Let’s have some fun this weekend, shall we? Starting with this little quiz, and then moving on to some of the weekend’s most interesting events:
1. Why did President John F. Kennedy skip the closing ceremonies of the 1962 Seattle World’s Fair? (Answer below.)
Want to know more about the World’s Fair and its bygone era? Go to closing day of The Next Fifty at Seattle Center on Sunday. It’s your last chance to see historical exhibitions about the fair, and you’ll also be treated to special, free performances — by Seattle Symphony, choreographer Pat Graney and local bands. Read Madeline McKenzie’s preview for details.
2. Pioneering 20th-century composer John Cage took a job at Seattle’s Cornish College as an accompanist in 1938. How much did he get paid per month?
Take a crash course in Cage at 2 p.m. Sunday at the Frye Art Museum. Pianist Jarrad Powell performs the composer’s notorious, silent composition (4’33”) and two films will screen, including a 1991 documentary about the lifelong collaboration between Cage and dancemaker (and Centralia native) Merce Cunningham. This, too, is free, and you can find out more about it on the Frye’s website.
3. In 1982, Seattle Times writer Melinda Bargreen named Seattle’s six major arts institutions. What were they?
Here’s a hint: One was ACT Theatre, and — after some ups and downs — it’s still a major force on the cultural scene. The evidence: A new adaptation of “The Ramayana,” which opened Thursday night. It condenses the seven books of the ancient Sanskrit epic into two-and-a-half hours of swordplay, romance, puppetry and stage illusion. Look for a review later today on our arts and entertainment page.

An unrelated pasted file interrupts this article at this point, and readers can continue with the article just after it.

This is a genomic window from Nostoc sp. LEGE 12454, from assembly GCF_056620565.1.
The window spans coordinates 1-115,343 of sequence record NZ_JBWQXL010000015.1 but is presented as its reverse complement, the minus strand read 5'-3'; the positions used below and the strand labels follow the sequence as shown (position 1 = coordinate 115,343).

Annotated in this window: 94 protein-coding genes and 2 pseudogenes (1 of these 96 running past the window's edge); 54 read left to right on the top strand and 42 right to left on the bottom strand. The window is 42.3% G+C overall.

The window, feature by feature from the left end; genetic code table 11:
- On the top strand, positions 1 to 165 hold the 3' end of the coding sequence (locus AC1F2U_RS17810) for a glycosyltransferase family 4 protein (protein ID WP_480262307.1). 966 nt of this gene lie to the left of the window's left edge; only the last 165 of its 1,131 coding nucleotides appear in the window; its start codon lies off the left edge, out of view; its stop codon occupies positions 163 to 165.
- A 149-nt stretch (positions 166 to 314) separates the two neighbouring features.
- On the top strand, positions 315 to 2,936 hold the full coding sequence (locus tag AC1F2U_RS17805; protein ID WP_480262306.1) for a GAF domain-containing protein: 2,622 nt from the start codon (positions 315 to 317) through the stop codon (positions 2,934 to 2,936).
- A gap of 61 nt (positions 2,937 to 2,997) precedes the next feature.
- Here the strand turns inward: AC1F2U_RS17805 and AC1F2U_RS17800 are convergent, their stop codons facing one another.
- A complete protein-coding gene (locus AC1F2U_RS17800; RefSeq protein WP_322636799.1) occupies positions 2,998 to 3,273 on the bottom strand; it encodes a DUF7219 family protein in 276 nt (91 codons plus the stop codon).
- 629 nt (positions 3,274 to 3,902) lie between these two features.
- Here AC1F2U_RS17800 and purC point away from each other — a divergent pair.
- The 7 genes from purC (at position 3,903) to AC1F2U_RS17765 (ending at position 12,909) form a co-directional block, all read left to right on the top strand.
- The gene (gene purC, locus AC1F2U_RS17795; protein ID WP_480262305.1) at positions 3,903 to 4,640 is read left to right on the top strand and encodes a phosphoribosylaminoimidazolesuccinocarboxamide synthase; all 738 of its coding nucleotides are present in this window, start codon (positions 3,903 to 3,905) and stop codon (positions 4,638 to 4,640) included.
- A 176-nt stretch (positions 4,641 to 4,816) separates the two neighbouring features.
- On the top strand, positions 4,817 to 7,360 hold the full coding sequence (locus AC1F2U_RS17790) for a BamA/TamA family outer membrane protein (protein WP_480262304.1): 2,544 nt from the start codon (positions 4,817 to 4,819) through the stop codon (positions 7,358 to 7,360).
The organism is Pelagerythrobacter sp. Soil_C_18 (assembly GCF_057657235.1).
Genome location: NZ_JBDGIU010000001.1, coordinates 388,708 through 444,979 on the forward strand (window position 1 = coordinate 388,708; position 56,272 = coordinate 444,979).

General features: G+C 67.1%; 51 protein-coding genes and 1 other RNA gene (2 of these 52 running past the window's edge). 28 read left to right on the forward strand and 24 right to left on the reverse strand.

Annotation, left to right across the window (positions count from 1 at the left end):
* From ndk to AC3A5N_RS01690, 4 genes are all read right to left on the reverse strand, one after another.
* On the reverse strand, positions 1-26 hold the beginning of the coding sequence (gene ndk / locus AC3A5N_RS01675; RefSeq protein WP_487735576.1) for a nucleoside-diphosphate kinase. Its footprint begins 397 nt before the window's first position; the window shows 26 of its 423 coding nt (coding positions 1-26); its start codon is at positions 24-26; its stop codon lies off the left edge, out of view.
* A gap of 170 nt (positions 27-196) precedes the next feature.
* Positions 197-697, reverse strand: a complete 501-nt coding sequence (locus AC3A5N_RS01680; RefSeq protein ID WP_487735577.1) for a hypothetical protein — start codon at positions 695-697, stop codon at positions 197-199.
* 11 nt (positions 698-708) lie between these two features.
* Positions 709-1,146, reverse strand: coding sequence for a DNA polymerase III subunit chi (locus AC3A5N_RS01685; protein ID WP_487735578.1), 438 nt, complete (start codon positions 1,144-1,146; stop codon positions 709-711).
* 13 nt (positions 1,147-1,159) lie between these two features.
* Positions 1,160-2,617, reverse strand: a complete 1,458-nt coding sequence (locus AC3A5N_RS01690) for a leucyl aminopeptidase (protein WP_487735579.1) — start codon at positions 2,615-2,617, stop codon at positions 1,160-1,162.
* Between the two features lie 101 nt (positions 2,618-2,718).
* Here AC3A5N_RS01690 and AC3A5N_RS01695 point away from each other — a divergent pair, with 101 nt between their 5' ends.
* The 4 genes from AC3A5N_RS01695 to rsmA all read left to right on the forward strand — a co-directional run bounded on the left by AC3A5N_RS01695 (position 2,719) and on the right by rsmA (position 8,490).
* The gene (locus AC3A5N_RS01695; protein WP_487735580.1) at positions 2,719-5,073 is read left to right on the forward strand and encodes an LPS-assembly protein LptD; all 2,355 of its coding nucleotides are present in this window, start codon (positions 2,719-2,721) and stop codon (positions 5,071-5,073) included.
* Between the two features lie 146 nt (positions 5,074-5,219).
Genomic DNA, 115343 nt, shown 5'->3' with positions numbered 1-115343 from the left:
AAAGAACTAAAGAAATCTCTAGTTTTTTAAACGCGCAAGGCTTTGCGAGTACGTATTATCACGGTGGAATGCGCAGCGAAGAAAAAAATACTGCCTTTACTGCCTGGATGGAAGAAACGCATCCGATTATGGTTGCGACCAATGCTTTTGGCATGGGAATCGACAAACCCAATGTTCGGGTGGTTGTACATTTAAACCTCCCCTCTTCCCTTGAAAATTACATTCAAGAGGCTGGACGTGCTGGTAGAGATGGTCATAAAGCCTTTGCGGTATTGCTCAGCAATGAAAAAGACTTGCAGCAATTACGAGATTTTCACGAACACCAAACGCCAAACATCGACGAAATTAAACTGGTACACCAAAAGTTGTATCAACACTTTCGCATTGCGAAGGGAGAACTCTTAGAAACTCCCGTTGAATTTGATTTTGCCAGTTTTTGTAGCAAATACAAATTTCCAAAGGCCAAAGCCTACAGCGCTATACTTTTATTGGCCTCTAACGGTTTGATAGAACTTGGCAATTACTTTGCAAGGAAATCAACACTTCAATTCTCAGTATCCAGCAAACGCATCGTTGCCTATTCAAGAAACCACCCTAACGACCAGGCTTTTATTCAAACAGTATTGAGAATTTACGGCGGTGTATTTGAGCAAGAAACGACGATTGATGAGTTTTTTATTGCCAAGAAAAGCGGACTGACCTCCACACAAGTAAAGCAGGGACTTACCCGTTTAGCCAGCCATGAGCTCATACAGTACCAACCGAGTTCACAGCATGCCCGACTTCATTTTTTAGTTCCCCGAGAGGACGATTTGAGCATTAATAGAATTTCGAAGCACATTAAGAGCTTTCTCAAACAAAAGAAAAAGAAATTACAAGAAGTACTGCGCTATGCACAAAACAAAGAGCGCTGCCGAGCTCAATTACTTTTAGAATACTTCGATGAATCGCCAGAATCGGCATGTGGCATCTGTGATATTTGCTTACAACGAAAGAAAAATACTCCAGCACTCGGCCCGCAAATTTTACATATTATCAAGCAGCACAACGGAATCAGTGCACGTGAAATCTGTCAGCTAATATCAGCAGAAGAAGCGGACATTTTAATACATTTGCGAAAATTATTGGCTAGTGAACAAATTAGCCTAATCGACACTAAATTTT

A video weekend preview, below, recorded live this morning at KING 5 TV, includes info about City Arts Fest. If you have more ideas of weekend events to share with other readers, chime in on the comments thread.
But first: The answers to today’s trivia contest (with thanks to historylink.org).
1. JFK missed the expo’s closing ceremonies because of the Cuban Missile Crisis. Although because the news of the crisis had not yet broken, his staff claimed he had a cold and needed bed rest.
2. Cage was paid $80 a month.
3. The big six, in 1982: ACT Theatre, Seattle Rep, Seattle Opera, Pacific Northwest Ballet, Seattle Symphony and Seattle Art Museum. (The more things change, the more things stay the same.)
(Photos: Merce Cunningham, left, and John Cage by Jack Mitchell; “Ramayana” cast member Brandon O’Neill by LaRae Lobdell.)